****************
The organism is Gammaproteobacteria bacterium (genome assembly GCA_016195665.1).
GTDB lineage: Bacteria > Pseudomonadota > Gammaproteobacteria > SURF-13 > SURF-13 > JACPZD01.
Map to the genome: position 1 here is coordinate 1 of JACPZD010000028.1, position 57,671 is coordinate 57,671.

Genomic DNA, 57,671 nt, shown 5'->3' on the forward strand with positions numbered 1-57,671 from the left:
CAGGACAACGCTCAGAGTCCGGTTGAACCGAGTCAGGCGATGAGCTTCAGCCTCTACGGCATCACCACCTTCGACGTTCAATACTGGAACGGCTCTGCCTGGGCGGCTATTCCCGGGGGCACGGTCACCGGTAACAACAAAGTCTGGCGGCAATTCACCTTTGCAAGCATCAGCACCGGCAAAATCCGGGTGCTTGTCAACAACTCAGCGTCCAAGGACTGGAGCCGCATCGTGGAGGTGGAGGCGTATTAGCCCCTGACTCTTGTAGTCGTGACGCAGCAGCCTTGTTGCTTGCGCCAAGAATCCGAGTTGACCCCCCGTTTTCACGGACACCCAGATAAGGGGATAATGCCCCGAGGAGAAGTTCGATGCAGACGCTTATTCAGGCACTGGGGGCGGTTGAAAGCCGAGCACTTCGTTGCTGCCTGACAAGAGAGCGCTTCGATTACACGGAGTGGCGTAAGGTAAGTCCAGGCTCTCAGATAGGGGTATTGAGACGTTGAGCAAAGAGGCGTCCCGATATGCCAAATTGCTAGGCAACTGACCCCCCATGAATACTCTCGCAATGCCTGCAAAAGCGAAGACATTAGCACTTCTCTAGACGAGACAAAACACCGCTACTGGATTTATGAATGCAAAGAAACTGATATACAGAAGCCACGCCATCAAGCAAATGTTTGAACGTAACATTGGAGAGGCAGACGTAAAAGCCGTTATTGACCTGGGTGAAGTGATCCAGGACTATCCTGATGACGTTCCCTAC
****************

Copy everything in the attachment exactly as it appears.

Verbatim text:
The organism is Gammaproteobacteria bacterium (genome assembly GCA_016195665.1).
GTDB lineage: Bacteria > Pseudomonadota > Gammaproteobacteria > SURF-13 > SURF-13 > JACPZD01.
Map to the genome: position 1 here is coordinate 1 of JACPZD010000028.1, position 57,671 is coordinate 57,671.

Genomic DNA, 57,671 nt, shown 5'->3' on the forward strand with positions numbered 1-57,671 from the left:
CAGGACAACGCTCAGAGTCCGGTTGAACCGAGTCAGGCGATGAGCTTCAGCCTCTACGGCATCACCACCTTCGACGTTCAATACTGGAACGGCTCTGCCTGGGCGGCTATTCCCGGGGGCACGGTCACCGGTAACAACAAAGTCTGGCGGCAATTCACCTTTGCAAGCATCAGCACCGGCAAAATCCGGGTGCTTGTCAACAACTCAGCGTCCAAGGACTGGAGCCGCATCGTGGAGGTGGAGGCGTATTAGCCCCTGACTCTTGTAGTCGTGACGCAGCAGCCTTGTTGCTTGCGCCAAGAATCCGAGTTGACCCCCCGTTTTCACGGACACCCAGATAAGGGGATAATGCCCCGAGGAGAAGTTCGATGCAGACGCTTATTCAGGCACTGGGGGCGGTTGAAAGCCGAGCACTTCGTTGCTGCCTGACAAGAGAGCGCTTCGATTACACGGAGTGGCGTAAGGTAAGTCCAGGCTCTCAGATAGGGGTATTGAGACGTTGAGCAAAGAGGCGTCCCGATATGCCAAATTGCTAGGCAACTGACCCCCCATGAATACTCTCGCAATGCCTGCAAAAGCGAAGACATTAGCACTTCTCTAGACGAGACAAAACACCGCTACTGGATTTATGAATGCAAAGAAACTGATATACAGAAGCCACGCCATCAAGCAAATGTTTGAACGTAACATTGGAGAGGCAGACGTAAAAGCCGTTATTGACCTGGGTGAAGTGATCCAGGACTATCCTGATGACGTTCCCTAC